• Media training for mental health professionals who are likely to be called on to comment on suicide in the press; and
  • Education for policy-makers and other prominent figures who may be asked to comment publicly on the topic of suicide.

The Austrian journalists recently altered the way they reported about suicide. Studies of that experience showed that after the changes, there was a significant reduction in suicide deaths across the country. Since then many other countries have put out recommendations. 

Homecoming

Above is a statue of homecoming of a sailor to commemorate the 100 year anniversary of the founding of the Canadian Navy, and was unveiled on 04 May 2010 at Victoria, capital of British Columbia.

We all love seeing the images and videos of a surprise homecoming on YouTube, especially of US/ Canadian soldiers. Our eyes fill with tears when we watch those videos featuring service members being welcomed home by their loved ones. A picture of a dad in uniform holding his baby for the very first time, how can you not be emotional? Yet only those of us who have actually been on the other side of the camera know that while homecomings are fabulous in their own right, they can also present some unique, and often many surprising challenges.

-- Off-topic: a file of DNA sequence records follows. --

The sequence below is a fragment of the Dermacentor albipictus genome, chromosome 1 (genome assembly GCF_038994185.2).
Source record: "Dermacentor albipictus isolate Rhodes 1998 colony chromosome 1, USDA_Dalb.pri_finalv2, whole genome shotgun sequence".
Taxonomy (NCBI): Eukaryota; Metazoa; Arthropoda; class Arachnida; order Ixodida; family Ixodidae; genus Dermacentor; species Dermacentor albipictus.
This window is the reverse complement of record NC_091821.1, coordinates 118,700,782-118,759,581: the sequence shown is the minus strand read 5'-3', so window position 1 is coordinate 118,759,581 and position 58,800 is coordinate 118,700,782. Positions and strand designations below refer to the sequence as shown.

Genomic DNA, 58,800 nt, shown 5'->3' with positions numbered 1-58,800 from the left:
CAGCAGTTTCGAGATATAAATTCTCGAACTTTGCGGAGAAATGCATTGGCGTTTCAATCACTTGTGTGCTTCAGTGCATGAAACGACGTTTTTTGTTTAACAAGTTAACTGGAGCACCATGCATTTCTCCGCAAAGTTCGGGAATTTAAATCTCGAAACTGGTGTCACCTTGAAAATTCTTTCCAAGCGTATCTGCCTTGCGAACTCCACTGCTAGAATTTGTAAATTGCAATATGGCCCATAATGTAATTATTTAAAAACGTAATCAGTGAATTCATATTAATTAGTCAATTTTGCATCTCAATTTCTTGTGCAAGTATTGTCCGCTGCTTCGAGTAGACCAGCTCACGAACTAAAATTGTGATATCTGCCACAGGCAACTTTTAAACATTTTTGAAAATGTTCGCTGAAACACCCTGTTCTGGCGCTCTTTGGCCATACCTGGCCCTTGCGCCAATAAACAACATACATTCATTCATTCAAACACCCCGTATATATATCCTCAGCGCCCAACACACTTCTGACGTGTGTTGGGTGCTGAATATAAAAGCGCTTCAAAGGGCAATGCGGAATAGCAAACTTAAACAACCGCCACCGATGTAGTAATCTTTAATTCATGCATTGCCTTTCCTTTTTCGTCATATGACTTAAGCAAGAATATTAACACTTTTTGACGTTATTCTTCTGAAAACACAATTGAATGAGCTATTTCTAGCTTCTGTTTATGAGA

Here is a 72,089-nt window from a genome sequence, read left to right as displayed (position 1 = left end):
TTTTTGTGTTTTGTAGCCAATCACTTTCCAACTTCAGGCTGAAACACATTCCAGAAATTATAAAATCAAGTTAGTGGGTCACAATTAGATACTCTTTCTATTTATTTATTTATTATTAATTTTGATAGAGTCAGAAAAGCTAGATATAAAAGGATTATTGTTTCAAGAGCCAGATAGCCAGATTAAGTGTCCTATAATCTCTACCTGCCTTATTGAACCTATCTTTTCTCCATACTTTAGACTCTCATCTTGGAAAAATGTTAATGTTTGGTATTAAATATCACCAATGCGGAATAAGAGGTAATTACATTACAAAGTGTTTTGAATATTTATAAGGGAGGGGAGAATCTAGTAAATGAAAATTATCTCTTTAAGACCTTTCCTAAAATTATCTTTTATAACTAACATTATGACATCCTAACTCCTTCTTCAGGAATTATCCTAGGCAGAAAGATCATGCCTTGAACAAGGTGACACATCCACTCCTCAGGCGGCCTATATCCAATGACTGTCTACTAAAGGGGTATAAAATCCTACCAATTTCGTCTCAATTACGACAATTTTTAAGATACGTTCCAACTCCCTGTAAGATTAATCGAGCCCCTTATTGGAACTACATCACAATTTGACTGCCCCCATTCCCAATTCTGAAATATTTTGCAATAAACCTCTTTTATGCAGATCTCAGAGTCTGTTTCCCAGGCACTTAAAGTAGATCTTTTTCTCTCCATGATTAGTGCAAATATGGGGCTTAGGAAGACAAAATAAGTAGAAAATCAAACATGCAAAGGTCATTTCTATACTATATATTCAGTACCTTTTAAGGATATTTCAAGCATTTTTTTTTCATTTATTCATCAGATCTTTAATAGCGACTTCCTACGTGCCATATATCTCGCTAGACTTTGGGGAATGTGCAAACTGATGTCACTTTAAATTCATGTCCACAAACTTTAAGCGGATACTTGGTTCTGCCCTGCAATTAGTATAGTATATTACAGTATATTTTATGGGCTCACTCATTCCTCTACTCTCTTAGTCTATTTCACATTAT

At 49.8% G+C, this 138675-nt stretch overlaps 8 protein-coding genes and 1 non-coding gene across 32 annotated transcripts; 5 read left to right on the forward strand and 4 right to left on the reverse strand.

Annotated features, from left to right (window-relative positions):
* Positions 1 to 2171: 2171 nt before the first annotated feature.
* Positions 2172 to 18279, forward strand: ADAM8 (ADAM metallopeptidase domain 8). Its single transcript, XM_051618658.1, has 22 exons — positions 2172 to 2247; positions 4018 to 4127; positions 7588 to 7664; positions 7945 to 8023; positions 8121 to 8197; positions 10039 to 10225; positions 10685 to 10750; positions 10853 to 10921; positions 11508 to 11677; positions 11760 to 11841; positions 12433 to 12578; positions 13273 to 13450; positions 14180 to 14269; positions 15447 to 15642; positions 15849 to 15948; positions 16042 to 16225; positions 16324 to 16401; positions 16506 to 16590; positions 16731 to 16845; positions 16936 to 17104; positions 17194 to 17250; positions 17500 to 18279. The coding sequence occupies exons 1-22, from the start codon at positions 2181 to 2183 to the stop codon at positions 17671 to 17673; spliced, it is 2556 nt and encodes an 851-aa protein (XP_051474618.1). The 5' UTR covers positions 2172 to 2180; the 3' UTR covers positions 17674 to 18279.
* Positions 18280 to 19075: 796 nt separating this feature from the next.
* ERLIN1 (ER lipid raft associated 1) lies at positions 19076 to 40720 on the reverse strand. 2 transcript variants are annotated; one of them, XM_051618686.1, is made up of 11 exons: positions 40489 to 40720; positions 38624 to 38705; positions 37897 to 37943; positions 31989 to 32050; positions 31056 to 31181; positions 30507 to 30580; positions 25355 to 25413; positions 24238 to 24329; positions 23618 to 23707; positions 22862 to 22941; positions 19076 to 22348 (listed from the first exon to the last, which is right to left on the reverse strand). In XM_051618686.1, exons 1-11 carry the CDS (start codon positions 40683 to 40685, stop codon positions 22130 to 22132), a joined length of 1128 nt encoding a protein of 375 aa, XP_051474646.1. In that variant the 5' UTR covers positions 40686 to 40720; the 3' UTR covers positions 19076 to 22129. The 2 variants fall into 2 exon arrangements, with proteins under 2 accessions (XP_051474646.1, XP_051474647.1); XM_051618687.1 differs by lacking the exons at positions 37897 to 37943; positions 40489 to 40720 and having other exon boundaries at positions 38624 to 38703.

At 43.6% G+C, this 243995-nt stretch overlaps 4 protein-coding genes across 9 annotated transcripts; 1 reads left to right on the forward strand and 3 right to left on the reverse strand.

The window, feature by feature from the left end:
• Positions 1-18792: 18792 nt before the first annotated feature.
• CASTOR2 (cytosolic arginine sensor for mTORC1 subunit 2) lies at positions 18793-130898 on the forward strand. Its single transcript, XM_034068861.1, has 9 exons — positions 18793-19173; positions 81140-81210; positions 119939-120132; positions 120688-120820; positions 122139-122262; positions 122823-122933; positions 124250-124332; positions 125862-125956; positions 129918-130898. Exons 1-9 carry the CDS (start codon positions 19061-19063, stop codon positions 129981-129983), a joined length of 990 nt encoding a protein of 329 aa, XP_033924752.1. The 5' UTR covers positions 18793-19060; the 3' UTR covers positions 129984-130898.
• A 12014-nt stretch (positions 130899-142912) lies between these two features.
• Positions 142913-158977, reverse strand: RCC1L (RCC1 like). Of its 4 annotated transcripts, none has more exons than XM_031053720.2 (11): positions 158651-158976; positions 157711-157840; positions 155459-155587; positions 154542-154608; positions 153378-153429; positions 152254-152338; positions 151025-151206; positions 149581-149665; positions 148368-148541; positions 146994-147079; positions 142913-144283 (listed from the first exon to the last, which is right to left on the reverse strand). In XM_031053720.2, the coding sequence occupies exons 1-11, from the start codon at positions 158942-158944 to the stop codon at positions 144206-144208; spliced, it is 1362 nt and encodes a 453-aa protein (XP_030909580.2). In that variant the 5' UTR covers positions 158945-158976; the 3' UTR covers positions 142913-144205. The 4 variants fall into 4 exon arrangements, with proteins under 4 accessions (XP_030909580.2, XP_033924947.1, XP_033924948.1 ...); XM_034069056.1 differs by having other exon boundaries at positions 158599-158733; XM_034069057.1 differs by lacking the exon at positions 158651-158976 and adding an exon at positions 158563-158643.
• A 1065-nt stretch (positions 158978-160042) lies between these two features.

For all those watching those soldiers’ homecoming videos, it will raise your feeling of patriotism and respect for those in uniform, who sacrifice a lot and how these soldiers and their families miss each other. 

Have you ever tried to fathom the stress of these soldiers and their families?

It was more like a deep-sea divers’ decompression chamber when I suddenly appeared in front of our home’s porch, a journey which had commenced 72 hours earlier from a bunker at 12,000 feet above sea level in Kashmir or Sikkim, ending at Kottayam, merely 10 feet above sea level.  It took me time to accept that I was safely home, to be with my loved ones, breathing that air I breathed in my childhood.

It took some time to accept the new reality, that I was not in an intense and life-threatening combat zone, but in the protective nest of my mother. It did cause its own share of stress, anxiety, and fear – both to my family members and to me.